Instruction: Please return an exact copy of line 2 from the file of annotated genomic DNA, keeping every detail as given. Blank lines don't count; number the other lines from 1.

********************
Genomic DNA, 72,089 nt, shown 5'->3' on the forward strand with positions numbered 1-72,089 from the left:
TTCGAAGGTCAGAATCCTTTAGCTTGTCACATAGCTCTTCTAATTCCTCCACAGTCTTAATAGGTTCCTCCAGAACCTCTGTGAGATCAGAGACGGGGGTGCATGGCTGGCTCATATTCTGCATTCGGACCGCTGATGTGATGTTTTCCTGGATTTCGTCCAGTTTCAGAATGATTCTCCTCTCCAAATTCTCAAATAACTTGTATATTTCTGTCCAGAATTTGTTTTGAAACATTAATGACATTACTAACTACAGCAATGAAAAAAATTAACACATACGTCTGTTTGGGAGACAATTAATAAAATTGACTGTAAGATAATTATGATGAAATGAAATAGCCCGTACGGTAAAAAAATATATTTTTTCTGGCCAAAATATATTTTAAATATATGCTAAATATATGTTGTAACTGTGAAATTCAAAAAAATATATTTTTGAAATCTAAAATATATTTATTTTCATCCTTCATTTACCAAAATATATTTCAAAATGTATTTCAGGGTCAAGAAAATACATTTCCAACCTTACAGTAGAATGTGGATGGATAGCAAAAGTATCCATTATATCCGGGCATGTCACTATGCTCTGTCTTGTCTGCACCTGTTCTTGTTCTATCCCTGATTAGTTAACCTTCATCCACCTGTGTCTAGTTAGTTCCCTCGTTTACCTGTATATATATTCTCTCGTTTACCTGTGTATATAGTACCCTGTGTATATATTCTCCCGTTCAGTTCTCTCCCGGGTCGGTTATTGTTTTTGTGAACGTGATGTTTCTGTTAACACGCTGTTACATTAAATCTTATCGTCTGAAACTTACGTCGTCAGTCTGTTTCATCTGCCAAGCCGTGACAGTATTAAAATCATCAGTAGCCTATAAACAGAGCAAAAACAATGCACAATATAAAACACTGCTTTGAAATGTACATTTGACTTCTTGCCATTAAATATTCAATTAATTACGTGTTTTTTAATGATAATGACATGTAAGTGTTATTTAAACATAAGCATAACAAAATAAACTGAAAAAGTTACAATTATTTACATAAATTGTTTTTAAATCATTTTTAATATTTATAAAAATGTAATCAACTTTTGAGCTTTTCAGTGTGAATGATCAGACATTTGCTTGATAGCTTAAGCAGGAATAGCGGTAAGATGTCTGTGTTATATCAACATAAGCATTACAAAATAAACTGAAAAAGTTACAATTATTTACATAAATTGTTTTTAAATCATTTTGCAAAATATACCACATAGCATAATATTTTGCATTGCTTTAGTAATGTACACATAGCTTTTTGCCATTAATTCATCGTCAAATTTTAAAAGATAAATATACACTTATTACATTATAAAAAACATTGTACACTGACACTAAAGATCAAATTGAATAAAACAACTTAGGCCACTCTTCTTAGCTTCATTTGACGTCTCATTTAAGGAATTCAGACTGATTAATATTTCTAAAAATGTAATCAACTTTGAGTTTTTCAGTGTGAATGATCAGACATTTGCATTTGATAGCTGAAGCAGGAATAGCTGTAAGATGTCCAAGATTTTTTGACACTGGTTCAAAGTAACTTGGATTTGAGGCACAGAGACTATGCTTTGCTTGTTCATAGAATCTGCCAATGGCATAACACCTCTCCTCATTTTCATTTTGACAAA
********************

TTCGAAGGTCAGAATCCTTTAGCTTGTCACATAGCTCTTCTAATTCCTCCACAGTCTTAATAGGTTCCTCCAGAACCTCTGTGAGATCAGAGACGGGGGTGCATGGCTGGCTCATATTCTGCATTCGGACCGCTGATGTGATGTTTTCCTGGATTTCGTCCAGTTTCAGAATGATTCTCCTCTCCAAATTCTCAAATAACTTGTATATTTCTGTCCAGAATTTGTTTTGAAACATTAATGACATTACTAACTACAGCAATGAAAAAAATTAACACATACGTCTGTTTGGGAGACAATTAATAAAATTGACTGTAAGATAATTATGATGAAATGAAATAGCCCGTACGGTAAAAAAATATATTTTTTCTGGCCAAAATATATTTTAAATATATGCTAAATATATGTTGTAACTGTGAAATTCAAAAAAATATATTTTTGAAATCTAAAATATATTTATTTTCATCCTTCATTTACCAAAATATATTTCAAAATGTATTTCAGGGTCAAGAAAATACATTTCCAACCTTACAGTAGAATGTGGATGGATAGCAAAAGTATCCATTATATCCGGGCATGTCACTATGCTCTGTCTTGTCTGCACCTGTTCTTGTTCTATCCCTGATTAGTTAACCTTCATCCACCTGTGTCTAGTTAGTTCCCTCGTTTACCTGTATATATATTCTCTCGTTTACCTGTGTATATAGTACCCTGTGTATATATTCTCCCGTTCAGTTCTCTCCCGGGTCGGTTATTGTTTTTGTGAACGTGATGTTTCTGTTAACACGCTGTTACATTAAATCTTATCGTCTGAAACTTACGTCGTCAGTCTGTTTCATCTGCCAAGCCGTGACAGTATTAAAATCATCAGTAGCCTATAAACAGAGCAAAAACAATGCACAATATAAAACACTGCTTTGAAATGTACATTTGACTTCTTGCCATTAAATATTCAATTAATTACGTGTTTTTTAATGATAATGACATGTAAGTGTTATTTAAACATAAGCATAACAAAATAAACTGAAAAAGTTACAATTATTTACATAAATTGTTTTTAAATCATTTTTAATATTTATAAAAATGTAATCAACTTTTGAGCTTTTCAGTGTGAATGATCAGACATTTGCTTGATAGCTTAAGCAGGAATAGCGGTAAGATGTCTGTGTTATATCAACATAAGCATTACAAAATAAACTGAAAAAGTTACAATTATTTACATAAATTGTTTTTAAATCATTTTGCAAAATATACCACATAGCATAATATTTTGCATTGCTTTAGTAATGTACACATAGCTTTTTGCCATTAATTCATCGTCAAATTTTAAAAGATAAATATACACTTATTACATTATAAAAAACATTGTACACTGACACTAAAGATCAAATTGAATAAAACAACTTAGGCCACTCTTCTTAGCTTCATTTGACGTCTCATTTAAGGAATTCAGACTGATTAATATTTCTAAAAATGTAATCAACTTTGAGTTTTTCAGTGTGAATGATCAGACATTTGCATTTGATAGCTGAAGCAGGAATAGCTGTAAGATGTCCAAGATTTTTTGACACTGGTTCAAAGTAACTTGGATTTGAGGCACAGAGACTATGCTTTGCTTGTTCATAGAATCTGCCAATGGCATAACACCTCTCCTCATTTTCATTTTGACAAA